Pennsylvania State Police v. Workers’ Compensation Appeal Board (Bushta), 2018 Pa. LEXIS 2582 (May 29, 2018) Todd, J. In this discretionary appeal, we consider whether Appellant, the Pennsylvania State Police (“PSP”), is entitled to subrogation of benefits that a trooper—who was injured in a motor vehicle accident—was eligible to receive under the Workers’ Compensation Act (“WCA”) against the trooper’s recovery from a third-party tortfeasor pursuant to the Motor Vehicle Financial Responsibility Law (“MVFRL”). For the reasons that follow, we conclude that PSP does not have a right of subrogation. Accordingly, we affirm the order of the Commonwealth Court.
The instant appeal involved the interplay between three Pennsylvania statutes—the WCA, the Heart and Lung Act, and the MVFRL.
On January 21, 2014, Claimant and his spouse entered into a Settlement and Indemnity Agreement and Release of all Claims (“Settlement Agreement”) with the tractor-trailer driver, the driver’s employer, and the other responsible parties (collectively, “third-party tortfeasors”) for $1,070.000.1 The Settlement Agreement provided, inter alia, that Claimant would “reimburse any lien holder, known or unknown, for any liens as a result of the ․ incident.” Claimant further acknowledged that he was “solely responsible for the payment of any medical bills, hospital liens, MedPay liens, worker[s’] compensation liens, attorney’s fees, taxes, withholding and all other fees, costs and expenses they have incurred as a result of the Accident.” Id. at 1 ¶ 6.
On February 4, 2014, PSP filed a petition to review compensation benefits pursuant to Section 771 of the WCA, asserting a right of subrogation against the proceeds of Claimant’s settlement with the third-party tortfeasors under Section 319 of the WCA. On November 19, 2014, Claimant entered into a signed stipulation (“Stipulation”) with PSP and PSP’s third-party administrator, Inservco Insurance Services, Inc. (“Inservco”). The Stipulation indicated, in pertinent part, that, between the date of Claimant’s injury on February 26, 2011 and the date he returned to work on June 3, 2012, Claimant had been paid $56,873.13 under the WCA.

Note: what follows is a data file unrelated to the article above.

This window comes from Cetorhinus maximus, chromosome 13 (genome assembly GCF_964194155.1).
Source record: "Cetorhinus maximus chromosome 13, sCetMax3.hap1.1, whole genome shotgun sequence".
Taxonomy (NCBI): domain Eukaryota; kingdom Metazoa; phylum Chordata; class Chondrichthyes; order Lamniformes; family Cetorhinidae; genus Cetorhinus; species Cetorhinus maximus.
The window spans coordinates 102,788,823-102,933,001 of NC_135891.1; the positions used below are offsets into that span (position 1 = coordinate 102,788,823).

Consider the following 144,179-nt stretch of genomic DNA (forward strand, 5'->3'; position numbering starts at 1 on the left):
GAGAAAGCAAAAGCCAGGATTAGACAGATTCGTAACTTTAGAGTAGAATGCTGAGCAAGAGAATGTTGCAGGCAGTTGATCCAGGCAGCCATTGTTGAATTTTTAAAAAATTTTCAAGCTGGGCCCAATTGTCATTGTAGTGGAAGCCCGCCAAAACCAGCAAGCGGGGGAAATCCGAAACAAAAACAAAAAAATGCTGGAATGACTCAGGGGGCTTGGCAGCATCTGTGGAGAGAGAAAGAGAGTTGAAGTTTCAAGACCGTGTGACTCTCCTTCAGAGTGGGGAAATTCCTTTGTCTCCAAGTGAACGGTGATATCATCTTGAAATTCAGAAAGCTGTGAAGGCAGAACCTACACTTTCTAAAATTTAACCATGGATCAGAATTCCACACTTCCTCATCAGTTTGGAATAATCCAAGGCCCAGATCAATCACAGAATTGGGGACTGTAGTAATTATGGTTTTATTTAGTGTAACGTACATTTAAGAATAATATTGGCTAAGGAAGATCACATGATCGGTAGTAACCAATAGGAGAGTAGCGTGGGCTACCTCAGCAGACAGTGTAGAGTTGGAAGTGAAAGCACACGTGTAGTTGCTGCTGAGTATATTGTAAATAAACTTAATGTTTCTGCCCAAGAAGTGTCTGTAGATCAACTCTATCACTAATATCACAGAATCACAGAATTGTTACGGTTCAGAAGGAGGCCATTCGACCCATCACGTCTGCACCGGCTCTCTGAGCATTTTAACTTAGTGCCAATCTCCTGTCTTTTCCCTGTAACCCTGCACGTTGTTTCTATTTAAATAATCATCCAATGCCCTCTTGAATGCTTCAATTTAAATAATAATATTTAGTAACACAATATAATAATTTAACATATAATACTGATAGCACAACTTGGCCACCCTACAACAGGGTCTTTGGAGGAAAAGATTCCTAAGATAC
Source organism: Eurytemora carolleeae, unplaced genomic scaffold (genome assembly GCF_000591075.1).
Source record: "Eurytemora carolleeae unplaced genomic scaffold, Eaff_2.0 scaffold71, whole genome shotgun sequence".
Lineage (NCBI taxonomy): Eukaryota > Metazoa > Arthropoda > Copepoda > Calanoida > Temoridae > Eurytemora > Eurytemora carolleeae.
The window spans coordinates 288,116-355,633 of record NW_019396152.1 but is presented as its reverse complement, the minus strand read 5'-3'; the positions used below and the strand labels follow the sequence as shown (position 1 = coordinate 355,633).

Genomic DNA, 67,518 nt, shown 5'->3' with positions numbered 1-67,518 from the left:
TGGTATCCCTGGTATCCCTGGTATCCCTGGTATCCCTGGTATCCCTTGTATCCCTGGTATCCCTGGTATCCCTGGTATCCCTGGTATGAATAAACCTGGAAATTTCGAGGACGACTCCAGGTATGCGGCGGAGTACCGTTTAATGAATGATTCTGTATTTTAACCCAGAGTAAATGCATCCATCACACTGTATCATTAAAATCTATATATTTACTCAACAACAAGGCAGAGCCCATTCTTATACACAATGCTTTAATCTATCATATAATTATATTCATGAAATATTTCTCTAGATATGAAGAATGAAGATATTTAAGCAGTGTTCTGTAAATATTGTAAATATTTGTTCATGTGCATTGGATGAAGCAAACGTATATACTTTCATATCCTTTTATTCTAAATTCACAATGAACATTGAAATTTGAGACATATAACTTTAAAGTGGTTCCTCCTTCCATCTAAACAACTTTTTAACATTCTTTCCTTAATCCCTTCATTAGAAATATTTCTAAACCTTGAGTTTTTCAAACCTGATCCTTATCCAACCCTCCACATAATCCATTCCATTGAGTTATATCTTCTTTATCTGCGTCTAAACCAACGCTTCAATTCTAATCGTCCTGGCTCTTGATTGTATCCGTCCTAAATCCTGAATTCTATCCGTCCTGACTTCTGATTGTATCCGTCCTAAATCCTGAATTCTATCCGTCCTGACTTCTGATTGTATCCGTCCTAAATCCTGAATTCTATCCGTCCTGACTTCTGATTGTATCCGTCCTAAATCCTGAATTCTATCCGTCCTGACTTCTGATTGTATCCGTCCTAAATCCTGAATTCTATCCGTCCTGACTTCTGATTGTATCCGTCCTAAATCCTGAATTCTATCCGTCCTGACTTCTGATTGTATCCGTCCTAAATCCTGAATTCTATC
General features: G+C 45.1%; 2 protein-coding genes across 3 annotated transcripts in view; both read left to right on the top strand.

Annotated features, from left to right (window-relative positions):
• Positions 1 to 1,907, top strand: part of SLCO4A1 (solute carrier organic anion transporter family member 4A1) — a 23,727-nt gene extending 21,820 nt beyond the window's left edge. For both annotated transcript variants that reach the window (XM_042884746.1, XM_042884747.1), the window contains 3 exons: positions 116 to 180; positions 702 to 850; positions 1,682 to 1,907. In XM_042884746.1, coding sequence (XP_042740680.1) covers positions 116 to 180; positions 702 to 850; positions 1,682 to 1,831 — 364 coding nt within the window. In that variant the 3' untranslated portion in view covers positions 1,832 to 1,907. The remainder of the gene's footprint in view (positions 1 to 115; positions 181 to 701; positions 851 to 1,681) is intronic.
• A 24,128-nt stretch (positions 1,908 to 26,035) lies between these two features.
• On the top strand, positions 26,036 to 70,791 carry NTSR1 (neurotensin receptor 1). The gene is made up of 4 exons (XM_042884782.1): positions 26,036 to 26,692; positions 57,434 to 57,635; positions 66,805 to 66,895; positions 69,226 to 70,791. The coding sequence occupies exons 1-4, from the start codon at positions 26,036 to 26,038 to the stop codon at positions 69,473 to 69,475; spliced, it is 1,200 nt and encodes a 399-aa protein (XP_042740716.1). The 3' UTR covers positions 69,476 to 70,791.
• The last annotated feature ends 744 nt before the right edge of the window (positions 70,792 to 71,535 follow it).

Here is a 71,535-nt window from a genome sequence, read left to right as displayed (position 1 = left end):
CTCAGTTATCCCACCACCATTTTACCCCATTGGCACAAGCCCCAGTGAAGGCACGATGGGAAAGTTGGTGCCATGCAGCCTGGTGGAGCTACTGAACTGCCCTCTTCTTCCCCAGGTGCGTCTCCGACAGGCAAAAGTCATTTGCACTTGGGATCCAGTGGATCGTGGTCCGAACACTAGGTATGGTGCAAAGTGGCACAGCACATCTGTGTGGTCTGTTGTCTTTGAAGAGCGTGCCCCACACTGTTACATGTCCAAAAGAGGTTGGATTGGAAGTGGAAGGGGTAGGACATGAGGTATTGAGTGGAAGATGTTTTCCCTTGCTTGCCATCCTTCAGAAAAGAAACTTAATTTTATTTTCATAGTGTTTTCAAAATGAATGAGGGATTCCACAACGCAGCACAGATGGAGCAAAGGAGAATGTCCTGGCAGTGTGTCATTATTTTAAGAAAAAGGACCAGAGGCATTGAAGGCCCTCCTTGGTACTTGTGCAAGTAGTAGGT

By contrast, this case does involve the [MVFRL], and it prohibits a plaintiff from including as an element of damages payments received in the form of workers’ compensation or other “benefits paid or payable by a program ․ or other arrangement.” 75 Pa.C.S. § 720. This language “benefits paid or payable by a program” has been construed to include the program by which Heart and Lung benefits are paid. Fulmer [v. Pennsylvania State Police, 167 Pa.Cmwlth. 60, 647 A.2d 616, 618–19 (Pa. Cmwlth. 1994) ]. Section 25(b) of Act 44 changed the Section 1720 paradigm only for workers’ compensation benefits, not Heart and Lung benefits. This means Claimant continued to be “precluded” from recovering the amount of benefits paid under the Heart and Lung Act from the responsible tortfeasors. 75 Pa.C.S. § 722. There can be no subrogation out of an award that does not include [workers’ compensation benefits]. Likewise, because the tort recovery cannot, as a matter of law, include a loss of wages covered by Heart and Lung benefits, Claimant did not receive a double recovery of lost wages or medical bills.
Payment of a claimant’s medical care and treatment is required under the Heart and Lung Act, and, regardless of the pricing schedule utilized, such payment constitutes a Heart and Lung benefit.
For all of the foregoing reasons, we conclude that all of the benefits Claimant received were Heart and Lung benefits, not WCA benefits. Thus, pursuant to the MVFRL, PSP does not have a right of subrogation against Claimant’s settlement with the third-party tortfeasors. Accordingly, we affirm the order of the Commonwealth Court.
1. f this amount, $200,000 was apportioned to the Claimant’s spouse’s loss of consortium claim. Further, the contingent fee agreement between Claimant, his spouse, and their personal injury attorneys, Powell Law, provided that the firm would receive 33 1/3 % of the recovery, and that Claimant would be responsible for the costs incurred in connection with the prosecution of the third-party claim, which totaled $18,723.68.